Johnny Hart, Creator of B.C. and Wizard of Id
10 August 2001
The comic strip B.C. features Wiley's Dictionary. It's a hefty book, drawn on top of a rock. The book is laid open to a page that perhaps Thor, Wiley or another character has chosen. The definitions include:
"Ginger snaps: The reason why nobody pets Ginger anymore,"
"Political Prisoners: Everybody that didn't vote for the guy that won."
With those entries, it seems that cavemen were more advanced than we give them credit for. This pre-historic community has a newspaper, (The Daily Mud), a golf course with tournaments, baseball teams, and an abundance of art and culture with cavemen and women exploring the new world.
Johnny Hart, the creator of B.C., was born on February 18, 1931 in Endicott, NY. During his teen years, he worked at Grover's Pig stand, an eatery. He stuffed "pigs" into buns for $20 a week. Hart yearned for something more creative, something in the art field. He found a job at a sign painter/window dressing designer shop. It paid considerably more - $45 a week, and was the place he met his future co-creator, Brant Parker.
In 1950, Johnny joined the US Airforce, spending part of his duty in Korea. Of course, he drew cartoons for Pacific Stars and Stripes. He met Bobbi Jane when stationed in Georgia, and they married in 1952.
After discharge from the military, Johnny concentrated his efforts on cartooning, but with minor success. His first sale was to The Saturday Evening Post in 1954, and the Harts moved to New York in hopes of more. He had occasional sales to Bluebook, Colliers and more to the Post, but not enough to support a growing family. (The Harts now had two girls - Patti born in 1955 and Perri in 1957.) Johnny took a position with Western Electric in the art department, drawing charts and graphs, and some cartoons.
Hart was inspired by the cartoon work of Charles Schulz. He was doing magazine gags and hadn't really considered syndication until he saw the style and simple lines of "Peanuts". "Schulz and I don't exactly work alike and don't have the same sense of humour, but I saw that I could easily fit into that kind of thing," noted Hart in a 1997 interview. It was a long and frustrating journey from conception to syndication.
Cavemen gags just did not sell to magazines. On the joking suggestion of a co-worker, Hart decided to try them as a strip. When he had trouble coming up with personality traits, he used his wife's idea of patterning the characters after his friends. Wiley, in particular, is crafted after Hart's brother-in-law who lost a leg in WWII. Except for a big difference: the philosophical and poetic character Wiley hates water, whereas his brother-in-law is very particular about hygiene!
Johnny sent his comic strip around to the syndicates and received the usual form rejections. He found no reply from Associated Press, and so paid a visit to their New York office. The editor rummaged through his desk searching for Johnny's work and located it at the bottom of a drawer. He told the hopeful cartoonist that they didn't do comic strips, only panels.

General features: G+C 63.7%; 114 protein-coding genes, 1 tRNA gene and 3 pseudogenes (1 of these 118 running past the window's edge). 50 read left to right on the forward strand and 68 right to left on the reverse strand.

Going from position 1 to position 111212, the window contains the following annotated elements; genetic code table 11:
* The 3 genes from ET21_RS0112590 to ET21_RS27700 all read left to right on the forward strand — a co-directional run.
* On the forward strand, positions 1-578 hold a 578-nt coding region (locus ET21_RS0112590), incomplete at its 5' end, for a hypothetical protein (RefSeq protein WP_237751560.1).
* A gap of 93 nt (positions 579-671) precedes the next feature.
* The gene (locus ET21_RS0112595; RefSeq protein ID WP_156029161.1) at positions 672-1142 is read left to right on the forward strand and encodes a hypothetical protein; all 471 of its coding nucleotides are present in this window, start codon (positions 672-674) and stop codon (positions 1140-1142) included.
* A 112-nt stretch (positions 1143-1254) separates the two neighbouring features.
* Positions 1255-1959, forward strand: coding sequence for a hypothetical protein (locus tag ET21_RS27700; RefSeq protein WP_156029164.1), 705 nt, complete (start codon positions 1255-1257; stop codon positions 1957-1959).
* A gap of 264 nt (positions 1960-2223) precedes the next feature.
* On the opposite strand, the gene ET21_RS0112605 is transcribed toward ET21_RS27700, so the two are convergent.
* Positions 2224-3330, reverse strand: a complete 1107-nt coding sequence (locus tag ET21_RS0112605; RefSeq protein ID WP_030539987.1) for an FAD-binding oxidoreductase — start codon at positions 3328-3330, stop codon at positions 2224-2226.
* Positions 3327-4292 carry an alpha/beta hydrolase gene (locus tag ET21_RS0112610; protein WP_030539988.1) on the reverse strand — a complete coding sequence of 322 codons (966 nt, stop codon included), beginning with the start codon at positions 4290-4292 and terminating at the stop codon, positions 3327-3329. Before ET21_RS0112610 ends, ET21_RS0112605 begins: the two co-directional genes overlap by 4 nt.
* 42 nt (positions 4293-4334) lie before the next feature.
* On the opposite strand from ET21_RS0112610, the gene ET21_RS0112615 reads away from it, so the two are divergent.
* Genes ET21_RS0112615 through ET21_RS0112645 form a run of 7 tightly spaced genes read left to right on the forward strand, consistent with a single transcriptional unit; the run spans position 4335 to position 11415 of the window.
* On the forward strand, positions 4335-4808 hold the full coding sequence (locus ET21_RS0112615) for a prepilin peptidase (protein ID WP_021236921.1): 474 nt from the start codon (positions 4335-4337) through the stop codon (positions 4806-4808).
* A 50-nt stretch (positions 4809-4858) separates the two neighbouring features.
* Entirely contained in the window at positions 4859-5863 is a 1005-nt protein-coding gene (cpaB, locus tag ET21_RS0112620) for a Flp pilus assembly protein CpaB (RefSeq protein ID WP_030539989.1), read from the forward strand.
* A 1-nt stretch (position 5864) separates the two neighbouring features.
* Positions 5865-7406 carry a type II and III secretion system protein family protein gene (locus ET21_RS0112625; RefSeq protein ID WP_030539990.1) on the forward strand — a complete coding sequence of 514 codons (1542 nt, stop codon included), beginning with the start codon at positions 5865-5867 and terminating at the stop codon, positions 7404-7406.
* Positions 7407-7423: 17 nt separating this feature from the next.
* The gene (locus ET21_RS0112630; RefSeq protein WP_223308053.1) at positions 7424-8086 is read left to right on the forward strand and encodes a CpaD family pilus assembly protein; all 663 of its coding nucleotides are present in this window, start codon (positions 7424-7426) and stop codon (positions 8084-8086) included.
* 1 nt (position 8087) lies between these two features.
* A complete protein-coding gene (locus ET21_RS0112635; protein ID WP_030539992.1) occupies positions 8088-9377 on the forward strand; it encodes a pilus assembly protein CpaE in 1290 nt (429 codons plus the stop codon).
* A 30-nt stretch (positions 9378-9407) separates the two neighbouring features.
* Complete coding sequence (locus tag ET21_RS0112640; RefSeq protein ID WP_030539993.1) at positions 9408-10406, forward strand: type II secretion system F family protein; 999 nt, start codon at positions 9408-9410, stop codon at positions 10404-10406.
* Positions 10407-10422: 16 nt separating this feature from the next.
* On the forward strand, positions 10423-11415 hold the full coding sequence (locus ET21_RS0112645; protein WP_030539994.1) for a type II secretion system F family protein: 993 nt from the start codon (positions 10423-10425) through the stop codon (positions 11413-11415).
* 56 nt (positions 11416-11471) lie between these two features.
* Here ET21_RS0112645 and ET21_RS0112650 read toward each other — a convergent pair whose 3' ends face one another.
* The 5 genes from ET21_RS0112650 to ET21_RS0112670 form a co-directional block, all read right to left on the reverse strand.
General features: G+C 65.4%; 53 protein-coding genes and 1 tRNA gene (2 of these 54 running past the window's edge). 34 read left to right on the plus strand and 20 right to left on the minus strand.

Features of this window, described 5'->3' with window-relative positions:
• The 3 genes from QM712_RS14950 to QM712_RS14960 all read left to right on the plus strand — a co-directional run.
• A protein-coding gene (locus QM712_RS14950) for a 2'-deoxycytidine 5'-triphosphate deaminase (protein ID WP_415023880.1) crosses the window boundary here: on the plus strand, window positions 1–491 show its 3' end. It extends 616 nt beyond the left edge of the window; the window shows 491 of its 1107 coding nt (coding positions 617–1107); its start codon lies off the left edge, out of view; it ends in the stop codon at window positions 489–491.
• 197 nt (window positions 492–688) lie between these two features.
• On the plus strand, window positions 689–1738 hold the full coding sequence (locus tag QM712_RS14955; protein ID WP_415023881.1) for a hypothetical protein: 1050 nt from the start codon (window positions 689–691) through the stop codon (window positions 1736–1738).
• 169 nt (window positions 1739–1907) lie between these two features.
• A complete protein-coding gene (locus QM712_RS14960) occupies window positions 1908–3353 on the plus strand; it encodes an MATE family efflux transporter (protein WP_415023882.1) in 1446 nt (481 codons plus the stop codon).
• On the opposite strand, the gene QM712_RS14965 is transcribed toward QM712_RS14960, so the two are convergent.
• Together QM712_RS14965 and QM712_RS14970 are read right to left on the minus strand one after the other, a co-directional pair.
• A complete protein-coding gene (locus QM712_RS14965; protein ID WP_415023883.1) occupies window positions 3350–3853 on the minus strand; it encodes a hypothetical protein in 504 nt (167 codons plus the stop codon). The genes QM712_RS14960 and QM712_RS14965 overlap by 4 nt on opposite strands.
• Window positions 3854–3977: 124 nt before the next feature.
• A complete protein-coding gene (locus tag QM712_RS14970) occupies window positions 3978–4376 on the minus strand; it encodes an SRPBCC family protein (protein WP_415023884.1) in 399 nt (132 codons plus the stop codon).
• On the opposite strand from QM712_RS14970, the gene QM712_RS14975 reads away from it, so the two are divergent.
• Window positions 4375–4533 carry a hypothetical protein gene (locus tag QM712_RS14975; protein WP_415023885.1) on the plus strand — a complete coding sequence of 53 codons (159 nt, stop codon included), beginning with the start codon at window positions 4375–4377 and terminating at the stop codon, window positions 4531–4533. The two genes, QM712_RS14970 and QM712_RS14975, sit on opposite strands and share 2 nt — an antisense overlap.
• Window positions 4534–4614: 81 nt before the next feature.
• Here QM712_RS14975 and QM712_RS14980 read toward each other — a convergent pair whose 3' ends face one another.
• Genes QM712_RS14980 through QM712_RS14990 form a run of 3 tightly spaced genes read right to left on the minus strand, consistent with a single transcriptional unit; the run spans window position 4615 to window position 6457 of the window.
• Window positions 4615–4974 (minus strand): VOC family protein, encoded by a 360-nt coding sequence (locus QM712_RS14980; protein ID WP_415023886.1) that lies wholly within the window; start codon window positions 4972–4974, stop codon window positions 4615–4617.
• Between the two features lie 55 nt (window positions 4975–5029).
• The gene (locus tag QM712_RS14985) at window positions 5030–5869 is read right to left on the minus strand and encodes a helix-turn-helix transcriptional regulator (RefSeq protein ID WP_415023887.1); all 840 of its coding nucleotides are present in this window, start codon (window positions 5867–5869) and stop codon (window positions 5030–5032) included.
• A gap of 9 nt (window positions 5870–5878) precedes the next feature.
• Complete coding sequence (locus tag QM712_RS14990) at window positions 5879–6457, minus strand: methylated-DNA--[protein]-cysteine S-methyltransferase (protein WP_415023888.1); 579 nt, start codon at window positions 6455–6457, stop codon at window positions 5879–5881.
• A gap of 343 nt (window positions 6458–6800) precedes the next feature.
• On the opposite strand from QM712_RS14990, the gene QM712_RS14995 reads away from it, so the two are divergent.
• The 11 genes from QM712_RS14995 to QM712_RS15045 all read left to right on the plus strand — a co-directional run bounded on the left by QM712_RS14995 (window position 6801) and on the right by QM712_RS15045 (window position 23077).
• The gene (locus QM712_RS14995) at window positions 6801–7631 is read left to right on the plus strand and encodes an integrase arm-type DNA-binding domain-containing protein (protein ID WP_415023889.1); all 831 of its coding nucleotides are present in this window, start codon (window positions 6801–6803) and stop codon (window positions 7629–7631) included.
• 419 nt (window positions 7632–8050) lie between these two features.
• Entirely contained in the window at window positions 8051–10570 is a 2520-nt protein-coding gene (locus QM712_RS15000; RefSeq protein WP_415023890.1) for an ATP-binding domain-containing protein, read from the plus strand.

The comic strip almost landed in a trash can on the street. Johnny was upset and disappointed. Then he re-thought. "He doesn't buy strips. How does he know what's a good strip or a bad one? He deals with panels!"
He found much later that the editor had lied, that Associated Press did buy strips, but that the fellow just didn't like Johnny's strip.
Hart persisted, sending B.C. to The New York Herald-Tribune Syndicate. At last, he was offered a contract. The cartoon appeared in 30 newspapers on the eve of his 27th birthday, February 17 1958. B.C. has grown to 1300 newspapers. Hart and his characters have books in five languages and a variety of merchandise including greeting cards. The prehistoric crew has appeared in television specials and advertising campaigns. The cave dwellers even illustrated sports events for the Olympics in 1972.
Johnny Hart created the Wizard of Id, a comic strip set in the middle ages, in 1960. He left the idea for several years, then enlisted his friend Brant Parker to join him as artist for the Wizard.
The men sequestered themselves in an old hotel, creating Wizard of Id cartoons day and night, and came up with 24 strips to show the syndicate. The Wizard of Id debuted in 1964 through Publishers Hall Syndicate, the group who took over both strips after the Herald-Tribune Syndicate closed. Religion plays a starring role in Johnny Hart's life and appears regularly in B.C. The characters discuss religion and occasionally hear a voice from above. Hart believes that God routed him in that direction and seated him at the drawing board for a reason. His solid views have made editors nervous enough to refuse to publish certain dailies in the comics pages and once in a while to drop the cartoon altogether.
The latest upset came on Easter 2001, in a Sunday strip which showed a menorah transforming into a cross. Unintentionally, Hart inflamed Jewish, Protestant and Catholic groups with his depiction. The groups insist it is demeaning to Jews by showing an extinguishing menorah being replaced by a Christian cross. Johnny Hart replied that he was sorry the strip was misunderstood. He meant to show "victory over death" and that he was paying tribute to both Jewish and Christian religions.
The Harts live in rural Ninevah, NY, on a beautiful wooded lot with a lake. Johnny's studio is a short walk past the lake and up a hill from home.
|John Lewis Hart died after suffering a stroke on April 7, 2007 at age 76.|
|A great fan site with a picture-listing of many B.C. books: http://www.geocities.com/SunsetStrip/7158/bc.htm|
|The Plain Truth magazine interview: http://ptm.org/JulHartofBC.htm|
|Another indepth interview: http://www.christianitytoday.com/cr/7r2/7r2018.html|
© Susanna McLeod 2001
(Originally published in The Cartoonists on suite101.com.)